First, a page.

Overclocking, Optimization, Performance And Evaluation
One of the reasons I kept G.Skill's 8GB kit in today's 16GB comparison chart is that it has reached the highest data rate. It sets the bar for overclocking cheaper and/or higher density kits, since either of those factors can impact overclocking. Patriot's PV416G340C6K is both cheaper and higher density.
Surprisingly, the 16GB Patriot Viper 4 DDR4-3400 kit and the 8GB G.Skill Trident Z 8GB kit produced the same maximum data rate. This could be a limit of the motherboard, or the CPU’s integrated memory controller. It's also possible that I limited G.Skill's overclock by setting the motherboard to 1.33V, which resulted in a 1.35V output. I have previously theorized that the DDR4-4000 memory might require the extra voltage that motherboard manufacturers try to sneak in, in order to reach its rating.
|Lowest Stable Timings at 1.35V (Max) on Gigabyte Z170X-Gaming G1 (BIOS F5i)|
|Patriot Viper 4 16GB PV416G340C6K||16-16-16-32 (1T)||13-13-13-28 (1T)||11-11-11-28 (1T)|
|G.Skill Ripjaws V 16GB F4-3600C17Q-16GVK||15-16-16-32 (1T)||13-14-14-28 (1T)||11-11-11-28 (1T)|
|Corsair Vengeance LPX CMK16GX4M4B3200C16||16-16-16-32 (1T)||14-14-14-28 (1T)||11-11-11-28 (1T)|
|Crucial Ballistix Sport BLS4K4G4D240FSA||Not Capable||Not Capable||12-12-12-28 (1T)|
|G.Skill Trident Z 8GB F4-4000C19D-8GTZ||15-15-15-30 (1T)||13-13-13-28 (1T)||10-11-11-28 (1T)|
Rated at DDR4-3400 CAS 16, the Viper 4 kit wasn't able to stabilize a lower CAS setting at DDR4-3200. Viper 4 DDR4-3400 was stable with reductions in tRCD, tRP, and tRAS, but these didn't catch up to the Trident Z DDR4-4000's low timings.
This specific motherboard becomes unstable at tRAS settings of less than 28 cycles.
|Autodesk 3ds Max 2013||Version 15.0 x64: Space Flyby Mentalray, 248 Frames, 1440x1080|
|WinRAR||Version 5.0: THG-Workload (1.3 GB) to RAR, command line switches "winrar a -r -m3"|
|Grid 2||Steam Version, In-Game Test, High Quality, No AA|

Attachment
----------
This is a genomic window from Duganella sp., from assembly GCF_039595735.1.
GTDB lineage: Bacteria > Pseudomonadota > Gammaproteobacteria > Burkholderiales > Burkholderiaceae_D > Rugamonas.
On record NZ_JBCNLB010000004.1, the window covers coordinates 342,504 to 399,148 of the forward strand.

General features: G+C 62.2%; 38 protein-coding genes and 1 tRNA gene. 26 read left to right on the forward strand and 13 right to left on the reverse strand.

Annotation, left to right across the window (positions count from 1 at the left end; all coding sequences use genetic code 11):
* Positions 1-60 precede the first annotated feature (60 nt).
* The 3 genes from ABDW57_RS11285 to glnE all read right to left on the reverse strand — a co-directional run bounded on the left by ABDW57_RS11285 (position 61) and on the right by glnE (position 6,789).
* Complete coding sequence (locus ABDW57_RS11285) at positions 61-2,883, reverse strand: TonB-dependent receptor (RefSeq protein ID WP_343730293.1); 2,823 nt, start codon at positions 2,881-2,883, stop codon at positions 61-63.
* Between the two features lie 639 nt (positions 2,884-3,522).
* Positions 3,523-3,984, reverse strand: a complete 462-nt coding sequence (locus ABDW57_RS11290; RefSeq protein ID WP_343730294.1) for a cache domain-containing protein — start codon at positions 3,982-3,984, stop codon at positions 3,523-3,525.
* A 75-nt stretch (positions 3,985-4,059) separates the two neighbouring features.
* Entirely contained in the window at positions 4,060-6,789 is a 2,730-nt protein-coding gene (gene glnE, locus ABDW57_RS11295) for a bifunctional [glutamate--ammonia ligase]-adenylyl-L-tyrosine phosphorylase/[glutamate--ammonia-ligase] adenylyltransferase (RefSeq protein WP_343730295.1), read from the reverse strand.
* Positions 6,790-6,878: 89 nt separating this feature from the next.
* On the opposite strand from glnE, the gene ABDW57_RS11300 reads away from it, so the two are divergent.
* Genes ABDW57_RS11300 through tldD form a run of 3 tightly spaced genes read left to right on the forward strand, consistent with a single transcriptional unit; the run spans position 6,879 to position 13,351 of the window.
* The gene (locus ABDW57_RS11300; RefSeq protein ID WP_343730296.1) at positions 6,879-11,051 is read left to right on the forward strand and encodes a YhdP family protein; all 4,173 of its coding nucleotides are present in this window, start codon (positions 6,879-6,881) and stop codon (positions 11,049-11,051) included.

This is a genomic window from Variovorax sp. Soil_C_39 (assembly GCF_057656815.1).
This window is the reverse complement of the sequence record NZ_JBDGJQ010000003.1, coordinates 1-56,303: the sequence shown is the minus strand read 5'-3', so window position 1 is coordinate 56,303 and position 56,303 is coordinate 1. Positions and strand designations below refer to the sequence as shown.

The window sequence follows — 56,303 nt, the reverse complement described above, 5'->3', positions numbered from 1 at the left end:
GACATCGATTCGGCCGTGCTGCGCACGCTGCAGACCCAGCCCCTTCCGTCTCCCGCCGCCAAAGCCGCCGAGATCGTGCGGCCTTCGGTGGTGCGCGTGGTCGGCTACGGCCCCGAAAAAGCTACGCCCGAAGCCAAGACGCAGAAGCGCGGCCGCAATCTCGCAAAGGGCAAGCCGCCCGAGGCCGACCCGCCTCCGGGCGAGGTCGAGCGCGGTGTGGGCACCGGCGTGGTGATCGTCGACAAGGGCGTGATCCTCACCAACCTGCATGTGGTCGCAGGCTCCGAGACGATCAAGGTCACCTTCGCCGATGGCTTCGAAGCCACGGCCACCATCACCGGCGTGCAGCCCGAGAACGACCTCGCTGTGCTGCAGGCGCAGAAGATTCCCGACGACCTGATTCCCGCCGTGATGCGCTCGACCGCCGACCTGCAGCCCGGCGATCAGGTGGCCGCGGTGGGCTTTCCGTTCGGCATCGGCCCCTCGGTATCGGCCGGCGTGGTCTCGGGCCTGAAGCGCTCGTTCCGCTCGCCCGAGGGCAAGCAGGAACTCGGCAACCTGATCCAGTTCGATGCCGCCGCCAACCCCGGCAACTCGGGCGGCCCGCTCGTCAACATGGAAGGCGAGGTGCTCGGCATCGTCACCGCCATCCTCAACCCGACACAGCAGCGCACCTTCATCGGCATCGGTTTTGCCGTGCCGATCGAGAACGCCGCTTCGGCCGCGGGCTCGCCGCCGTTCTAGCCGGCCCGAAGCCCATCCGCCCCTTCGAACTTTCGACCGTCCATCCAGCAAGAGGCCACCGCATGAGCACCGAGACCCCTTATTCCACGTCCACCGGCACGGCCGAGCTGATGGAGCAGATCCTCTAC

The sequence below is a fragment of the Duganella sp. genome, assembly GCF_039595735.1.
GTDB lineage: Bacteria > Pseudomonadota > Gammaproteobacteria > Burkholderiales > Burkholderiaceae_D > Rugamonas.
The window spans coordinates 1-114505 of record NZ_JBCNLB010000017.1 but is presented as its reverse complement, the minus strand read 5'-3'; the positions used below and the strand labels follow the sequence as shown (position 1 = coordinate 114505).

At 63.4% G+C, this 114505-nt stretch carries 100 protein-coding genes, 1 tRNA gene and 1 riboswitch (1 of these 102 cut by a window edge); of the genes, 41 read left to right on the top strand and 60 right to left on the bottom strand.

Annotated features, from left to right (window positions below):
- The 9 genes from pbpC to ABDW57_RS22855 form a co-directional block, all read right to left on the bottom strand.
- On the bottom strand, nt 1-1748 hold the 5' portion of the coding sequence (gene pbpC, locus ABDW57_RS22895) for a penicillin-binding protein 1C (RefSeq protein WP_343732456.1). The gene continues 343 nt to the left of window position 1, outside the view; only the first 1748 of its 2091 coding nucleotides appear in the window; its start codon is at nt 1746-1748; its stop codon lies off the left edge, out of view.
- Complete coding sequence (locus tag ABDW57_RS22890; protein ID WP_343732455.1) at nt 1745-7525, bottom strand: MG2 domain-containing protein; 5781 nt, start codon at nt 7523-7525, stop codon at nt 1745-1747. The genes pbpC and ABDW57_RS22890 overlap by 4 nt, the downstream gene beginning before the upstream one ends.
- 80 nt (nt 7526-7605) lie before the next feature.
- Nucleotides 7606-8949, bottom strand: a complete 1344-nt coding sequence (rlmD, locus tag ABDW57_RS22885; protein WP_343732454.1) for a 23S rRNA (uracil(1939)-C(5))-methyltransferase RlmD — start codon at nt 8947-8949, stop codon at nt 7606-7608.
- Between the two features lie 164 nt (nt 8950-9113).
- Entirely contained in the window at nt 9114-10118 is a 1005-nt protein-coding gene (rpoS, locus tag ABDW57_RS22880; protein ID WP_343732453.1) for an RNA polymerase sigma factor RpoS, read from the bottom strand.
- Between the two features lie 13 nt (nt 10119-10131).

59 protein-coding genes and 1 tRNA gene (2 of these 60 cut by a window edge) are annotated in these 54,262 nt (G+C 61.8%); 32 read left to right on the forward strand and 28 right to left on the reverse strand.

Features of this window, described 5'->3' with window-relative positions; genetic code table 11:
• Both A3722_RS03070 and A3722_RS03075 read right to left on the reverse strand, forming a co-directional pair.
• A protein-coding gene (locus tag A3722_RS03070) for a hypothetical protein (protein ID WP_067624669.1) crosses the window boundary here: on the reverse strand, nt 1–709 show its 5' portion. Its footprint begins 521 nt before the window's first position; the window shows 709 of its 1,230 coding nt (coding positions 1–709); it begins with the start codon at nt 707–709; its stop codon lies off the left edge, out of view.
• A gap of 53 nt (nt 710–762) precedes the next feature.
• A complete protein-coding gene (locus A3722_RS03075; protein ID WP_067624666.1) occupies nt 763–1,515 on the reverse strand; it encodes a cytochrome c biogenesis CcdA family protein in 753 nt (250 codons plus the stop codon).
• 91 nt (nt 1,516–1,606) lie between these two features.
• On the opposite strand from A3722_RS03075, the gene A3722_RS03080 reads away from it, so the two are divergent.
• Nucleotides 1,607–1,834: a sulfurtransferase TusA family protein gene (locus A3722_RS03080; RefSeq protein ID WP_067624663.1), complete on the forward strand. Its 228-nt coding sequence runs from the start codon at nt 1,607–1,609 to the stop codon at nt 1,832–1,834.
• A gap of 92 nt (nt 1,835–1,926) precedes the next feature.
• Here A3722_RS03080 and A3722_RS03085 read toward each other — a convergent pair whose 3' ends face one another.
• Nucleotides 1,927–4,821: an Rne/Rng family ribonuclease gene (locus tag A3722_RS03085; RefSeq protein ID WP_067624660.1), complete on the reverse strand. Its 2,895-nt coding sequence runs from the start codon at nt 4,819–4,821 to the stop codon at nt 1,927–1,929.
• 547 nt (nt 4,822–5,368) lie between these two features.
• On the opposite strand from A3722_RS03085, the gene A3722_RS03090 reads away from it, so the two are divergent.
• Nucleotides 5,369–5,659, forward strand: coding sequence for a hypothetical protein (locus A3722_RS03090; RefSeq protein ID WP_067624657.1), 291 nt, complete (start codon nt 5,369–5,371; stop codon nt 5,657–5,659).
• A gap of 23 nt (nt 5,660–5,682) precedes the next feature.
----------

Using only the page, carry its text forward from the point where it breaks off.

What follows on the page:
|Battlefield 4||DirectX 11, 100-sec. Fraps "Tashgar", High Quality|
|SiSoftware Sandra||Version 2014.02.20.10, Memory Bandwidth, Cache & Memory Latency Benchmarks|
Sandra shows big bandwidth gains when all four memory slots are populated, though real-world benchmarks fail to make that differentiation. That means Patriot's 16GB kit competes most-directly against G.Skill's 8GB kit in this specific benchmark. Patriot's DDR4-3400 falls only slightly behind G.Skll's DDR4-4000 using "Optimized Timings" at lower data rates: Platform instability hindered bandwidth measurement at the DDR4-4000 kit's "rated settings."
Patriot's Viper 4 didn't excel in Sandra Memory Latency either, though this could be due to numerous factors such as module organization/density or motherboard-directed secondary/tertiary timing increases. Since it's not a direct match for any of the preceding kits, we'll have to lean even harder on real-world benchmarks to further our understanding of its capabilities.
Viper 4 performs very well in memory-sensitive Grid 2, taking second place behind Crucial's cheap stuff. High performance for those cheap Ballistix modules could be tied to enhanced timings in the advanced section, which would also explain why it overclocks so poorly.
Everyone stumbles somewhere in Battlefield 4, though the results of each product average out fairly close to the class average.
One-second differences in timed benchmarks are usually an exaggeration, since a few milliseconds can affect rounding. Still, the average score favors the expensive 8GB Trident Z kit.
Patriot's 2-DIMM 16GB kit falls behind G.Skill's 4-DIMM 16GB kit in WinRAR, which isn't a very fair comparison if you're shopping specifically for 2-DIMM kits. The good news for Patriot is that it beats the other 2-DIMM kit, though that one is only 8GB.
What all this means is that if you want high data rates in a mid-priced kit, you'll want the Patriot Viper 4 DDR4-3400 set. And, if you're not so concerned with data rates, you can save money on the Ballistix kit.
G.Skills Trident Z DDR4-4000 has fallen in price since its review, but this 8GB memory kit is still more expensive than any of the 16GB kits we've tested on this platform. Comparing the capacity of each kit to the previous value chart makes Patriot's DDR4-3400 look like an even better overclocking value, even as Crucial's cheap kit looks like a superb value for non-overclockers.